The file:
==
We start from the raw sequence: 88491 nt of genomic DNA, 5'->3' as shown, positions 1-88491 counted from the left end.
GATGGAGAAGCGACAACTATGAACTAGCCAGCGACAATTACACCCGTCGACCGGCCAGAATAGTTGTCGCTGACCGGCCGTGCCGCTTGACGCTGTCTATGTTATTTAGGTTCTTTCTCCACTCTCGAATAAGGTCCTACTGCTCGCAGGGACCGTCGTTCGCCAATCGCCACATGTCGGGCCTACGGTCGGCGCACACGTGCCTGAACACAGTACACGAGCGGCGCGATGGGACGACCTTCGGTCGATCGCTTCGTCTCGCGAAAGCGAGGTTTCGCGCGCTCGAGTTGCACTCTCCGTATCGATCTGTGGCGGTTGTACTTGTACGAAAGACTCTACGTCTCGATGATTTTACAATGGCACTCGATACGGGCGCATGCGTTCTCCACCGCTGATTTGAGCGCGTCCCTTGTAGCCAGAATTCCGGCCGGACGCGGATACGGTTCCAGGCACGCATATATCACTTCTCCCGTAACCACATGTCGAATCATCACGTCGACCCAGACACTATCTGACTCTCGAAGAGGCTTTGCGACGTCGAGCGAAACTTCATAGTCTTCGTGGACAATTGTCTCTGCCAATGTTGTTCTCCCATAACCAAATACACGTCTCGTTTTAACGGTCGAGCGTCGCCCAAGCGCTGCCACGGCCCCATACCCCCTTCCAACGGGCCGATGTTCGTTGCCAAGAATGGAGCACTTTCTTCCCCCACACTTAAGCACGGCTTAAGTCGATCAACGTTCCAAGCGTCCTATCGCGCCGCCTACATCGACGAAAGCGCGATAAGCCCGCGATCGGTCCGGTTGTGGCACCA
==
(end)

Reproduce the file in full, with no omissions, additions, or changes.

We start from the raw sequence: 88491 nt of genomic DNA, 5'->3' as shown, positions 1-88491 counted from the left end.
GATGGAGAAGCGACAACTATGAACTAGCCAGCGACAATTACACCCGTCGACCGGCCAGAATAGTTGTCGCTGACCGGCCGTGCCGCTTGACGCTGTCTATGTTATTTAGGTTCTTTCTCCACTCTCGAATAAGGTCCTACTGCTCGCAGGGACCGTCGTTCGCCAATCGCCACATGTCGGGCCTACGGTCGGCGCACACGTGCCTGAACACAGTACACGAGCGGCGCGATGGGACGACCTTCGGTCGATCGCTTCGTCTCGCGAAAGCGAGGTTTCGCGCGCTCGAGTTGCACTCTCCGTATCGATCTGTGGCGGTTGTACTTGTACGAAAGACTCTACGTCTCGATGATTTTACAATGGCACTCGATACGGGCGCATGCGTTCTCCACCGCTGATTTGAGCGCGTCCCTTGTAGCCAGAATTCCGGCCGGACGCGGATACGGTTCCAGGCACGCATATATCACTTCTCCCGTAACCACATGTCGAATCATCACGTCGACCCAGACACTATCTGACTCTCGAAGAGGCTTTGCGACGTCGAGCGAAACTTCATAGTCTTCGTGGACAATTGTCTCTGCCAATGTTGTTCTCCCATAACCAAATACACGTCTCGTTTTAACGGTCGAGCGTCGCCCAAGCGCTGCCACGGCCCCATACCCCCTTCCAACGGGCCGATGTTCGTTGCCAAGAATGGAGCACTTTCTTCCCCCACACTTAAGCACGGCTTAAGTCGATCAACGTTCCAAGCGTCCTATCGCGCCGCCTACATCGACGAAAGCGCGATAAGCCCGCGATCGGTCCGGTTGTGGCACCA